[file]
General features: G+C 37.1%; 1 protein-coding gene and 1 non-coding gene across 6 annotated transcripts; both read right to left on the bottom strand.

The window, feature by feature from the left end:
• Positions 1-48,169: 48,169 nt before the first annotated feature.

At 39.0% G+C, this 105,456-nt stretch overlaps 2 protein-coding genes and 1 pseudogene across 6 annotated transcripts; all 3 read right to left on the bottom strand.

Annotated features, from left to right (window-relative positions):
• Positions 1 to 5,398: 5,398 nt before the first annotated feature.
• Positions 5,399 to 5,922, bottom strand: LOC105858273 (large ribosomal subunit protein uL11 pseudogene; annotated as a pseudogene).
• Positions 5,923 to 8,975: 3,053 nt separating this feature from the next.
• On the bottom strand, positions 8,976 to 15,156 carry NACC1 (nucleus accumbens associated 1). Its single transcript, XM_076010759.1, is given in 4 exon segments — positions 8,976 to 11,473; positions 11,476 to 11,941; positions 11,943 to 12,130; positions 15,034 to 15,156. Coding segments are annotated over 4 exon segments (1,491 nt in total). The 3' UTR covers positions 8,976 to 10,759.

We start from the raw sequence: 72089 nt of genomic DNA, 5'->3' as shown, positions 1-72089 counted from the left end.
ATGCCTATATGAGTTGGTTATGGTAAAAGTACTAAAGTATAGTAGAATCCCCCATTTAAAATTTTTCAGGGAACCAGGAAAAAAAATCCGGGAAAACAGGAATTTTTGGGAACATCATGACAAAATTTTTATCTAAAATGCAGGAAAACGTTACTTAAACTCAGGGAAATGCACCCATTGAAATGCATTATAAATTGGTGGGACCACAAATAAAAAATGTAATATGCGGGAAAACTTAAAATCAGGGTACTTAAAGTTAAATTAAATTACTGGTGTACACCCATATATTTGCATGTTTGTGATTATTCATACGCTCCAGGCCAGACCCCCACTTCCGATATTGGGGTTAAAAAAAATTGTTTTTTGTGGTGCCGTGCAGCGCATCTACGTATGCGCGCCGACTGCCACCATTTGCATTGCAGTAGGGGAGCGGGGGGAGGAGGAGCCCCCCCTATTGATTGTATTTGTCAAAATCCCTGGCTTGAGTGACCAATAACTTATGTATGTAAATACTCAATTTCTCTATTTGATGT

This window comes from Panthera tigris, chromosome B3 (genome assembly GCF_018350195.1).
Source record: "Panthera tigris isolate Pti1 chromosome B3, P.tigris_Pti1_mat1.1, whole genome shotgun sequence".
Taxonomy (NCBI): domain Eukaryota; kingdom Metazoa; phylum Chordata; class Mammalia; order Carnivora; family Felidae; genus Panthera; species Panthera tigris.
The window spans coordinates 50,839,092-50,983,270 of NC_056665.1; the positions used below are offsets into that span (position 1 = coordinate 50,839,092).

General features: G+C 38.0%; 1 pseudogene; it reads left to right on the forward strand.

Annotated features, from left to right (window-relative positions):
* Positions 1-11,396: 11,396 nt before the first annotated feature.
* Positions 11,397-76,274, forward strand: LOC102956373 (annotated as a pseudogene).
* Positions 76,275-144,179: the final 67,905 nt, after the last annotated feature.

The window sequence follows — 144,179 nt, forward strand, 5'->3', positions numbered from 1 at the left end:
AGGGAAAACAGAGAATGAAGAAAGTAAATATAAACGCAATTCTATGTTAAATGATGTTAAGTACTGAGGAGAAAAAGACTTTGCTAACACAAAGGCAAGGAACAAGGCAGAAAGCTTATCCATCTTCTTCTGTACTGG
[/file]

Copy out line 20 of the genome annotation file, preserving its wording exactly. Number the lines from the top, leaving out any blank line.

* Positions 76,275-144,179: the final 67,905 nt, after the last annotated feature.